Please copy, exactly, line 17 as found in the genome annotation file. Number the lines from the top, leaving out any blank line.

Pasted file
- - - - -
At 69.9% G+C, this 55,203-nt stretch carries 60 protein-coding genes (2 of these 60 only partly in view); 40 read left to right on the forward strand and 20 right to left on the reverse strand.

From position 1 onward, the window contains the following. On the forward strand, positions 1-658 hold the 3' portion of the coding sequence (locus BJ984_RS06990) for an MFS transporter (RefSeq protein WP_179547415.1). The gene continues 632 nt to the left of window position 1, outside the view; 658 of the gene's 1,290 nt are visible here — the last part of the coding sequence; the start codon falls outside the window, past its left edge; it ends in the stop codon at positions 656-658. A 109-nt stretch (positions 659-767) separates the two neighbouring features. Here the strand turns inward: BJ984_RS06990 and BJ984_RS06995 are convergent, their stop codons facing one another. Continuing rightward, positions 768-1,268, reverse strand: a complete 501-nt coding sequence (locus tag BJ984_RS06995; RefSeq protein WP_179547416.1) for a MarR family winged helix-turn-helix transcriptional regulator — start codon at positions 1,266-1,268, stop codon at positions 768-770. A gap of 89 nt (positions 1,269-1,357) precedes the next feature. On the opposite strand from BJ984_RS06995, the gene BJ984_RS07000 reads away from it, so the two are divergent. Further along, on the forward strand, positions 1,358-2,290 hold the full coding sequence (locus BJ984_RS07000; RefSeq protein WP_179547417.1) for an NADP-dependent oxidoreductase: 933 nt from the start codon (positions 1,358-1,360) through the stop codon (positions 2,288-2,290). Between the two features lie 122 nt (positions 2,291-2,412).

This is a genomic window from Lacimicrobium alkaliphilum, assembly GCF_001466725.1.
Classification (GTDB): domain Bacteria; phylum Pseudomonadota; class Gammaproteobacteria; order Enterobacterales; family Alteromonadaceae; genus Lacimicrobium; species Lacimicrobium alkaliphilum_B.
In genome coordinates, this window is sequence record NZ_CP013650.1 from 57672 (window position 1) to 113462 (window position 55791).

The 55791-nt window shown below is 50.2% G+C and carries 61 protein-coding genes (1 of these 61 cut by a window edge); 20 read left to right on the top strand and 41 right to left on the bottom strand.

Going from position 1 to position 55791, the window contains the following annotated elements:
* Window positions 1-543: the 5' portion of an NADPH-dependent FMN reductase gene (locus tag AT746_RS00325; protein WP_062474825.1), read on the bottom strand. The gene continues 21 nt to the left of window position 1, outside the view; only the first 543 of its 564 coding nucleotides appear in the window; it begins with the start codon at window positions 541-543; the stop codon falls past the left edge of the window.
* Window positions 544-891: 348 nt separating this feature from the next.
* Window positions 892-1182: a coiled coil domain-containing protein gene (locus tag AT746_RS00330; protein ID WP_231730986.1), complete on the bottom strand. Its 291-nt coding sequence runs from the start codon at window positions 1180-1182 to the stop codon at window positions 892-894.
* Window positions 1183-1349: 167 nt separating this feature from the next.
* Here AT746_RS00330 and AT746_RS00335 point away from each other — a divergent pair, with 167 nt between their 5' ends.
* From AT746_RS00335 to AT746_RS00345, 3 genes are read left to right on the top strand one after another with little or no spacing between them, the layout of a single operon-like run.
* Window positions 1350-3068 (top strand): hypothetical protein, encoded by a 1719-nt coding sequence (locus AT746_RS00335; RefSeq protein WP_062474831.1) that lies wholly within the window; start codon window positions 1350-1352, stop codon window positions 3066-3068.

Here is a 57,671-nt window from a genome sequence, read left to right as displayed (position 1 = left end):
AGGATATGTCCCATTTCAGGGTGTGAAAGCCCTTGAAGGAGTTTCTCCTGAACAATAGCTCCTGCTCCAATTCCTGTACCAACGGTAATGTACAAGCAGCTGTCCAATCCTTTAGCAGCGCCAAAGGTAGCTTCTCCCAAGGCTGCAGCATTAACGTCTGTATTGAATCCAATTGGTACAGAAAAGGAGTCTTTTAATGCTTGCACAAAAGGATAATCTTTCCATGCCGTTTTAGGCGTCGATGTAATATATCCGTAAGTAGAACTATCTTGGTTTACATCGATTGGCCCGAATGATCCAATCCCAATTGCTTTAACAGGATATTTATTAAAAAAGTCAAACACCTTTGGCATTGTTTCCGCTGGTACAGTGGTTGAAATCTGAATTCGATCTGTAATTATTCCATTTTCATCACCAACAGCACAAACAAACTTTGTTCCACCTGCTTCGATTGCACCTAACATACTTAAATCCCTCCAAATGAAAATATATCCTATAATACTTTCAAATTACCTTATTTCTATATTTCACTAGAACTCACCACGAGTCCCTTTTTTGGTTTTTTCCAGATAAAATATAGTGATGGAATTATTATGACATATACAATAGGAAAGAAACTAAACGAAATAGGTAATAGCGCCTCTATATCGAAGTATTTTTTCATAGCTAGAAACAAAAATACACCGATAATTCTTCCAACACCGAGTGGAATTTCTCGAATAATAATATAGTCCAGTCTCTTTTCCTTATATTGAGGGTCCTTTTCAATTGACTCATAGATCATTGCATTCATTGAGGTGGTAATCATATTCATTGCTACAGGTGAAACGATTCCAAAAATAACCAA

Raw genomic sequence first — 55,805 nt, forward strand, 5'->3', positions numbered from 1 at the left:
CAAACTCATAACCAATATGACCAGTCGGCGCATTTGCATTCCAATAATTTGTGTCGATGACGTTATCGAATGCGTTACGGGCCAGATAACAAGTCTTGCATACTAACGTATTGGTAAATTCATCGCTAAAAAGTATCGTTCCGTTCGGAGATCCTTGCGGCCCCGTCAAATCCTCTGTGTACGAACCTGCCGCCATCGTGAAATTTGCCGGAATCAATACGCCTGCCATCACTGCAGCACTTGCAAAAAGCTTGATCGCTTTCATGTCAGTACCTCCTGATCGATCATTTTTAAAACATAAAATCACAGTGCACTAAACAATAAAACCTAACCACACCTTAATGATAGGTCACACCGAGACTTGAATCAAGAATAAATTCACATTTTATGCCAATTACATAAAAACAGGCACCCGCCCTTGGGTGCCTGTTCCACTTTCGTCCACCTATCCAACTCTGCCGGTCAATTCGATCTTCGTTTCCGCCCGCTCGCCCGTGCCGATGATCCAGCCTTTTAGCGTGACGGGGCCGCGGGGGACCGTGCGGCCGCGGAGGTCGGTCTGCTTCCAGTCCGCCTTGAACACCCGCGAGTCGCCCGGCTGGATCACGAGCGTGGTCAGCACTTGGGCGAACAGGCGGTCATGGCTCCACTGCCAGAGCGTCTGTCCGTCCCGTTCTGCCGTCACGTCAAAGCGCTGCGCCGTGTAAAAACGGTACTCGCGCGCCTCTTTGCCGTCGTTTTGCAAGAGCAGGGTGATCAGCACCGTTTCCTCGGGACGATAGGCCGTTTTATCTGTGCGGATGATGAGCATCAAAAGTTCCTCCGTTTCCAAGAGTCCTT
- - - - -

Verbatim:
Raw genomic sequence first — 55,805 nt, forward strand, 5'->3', positions numbered from 1 at the left: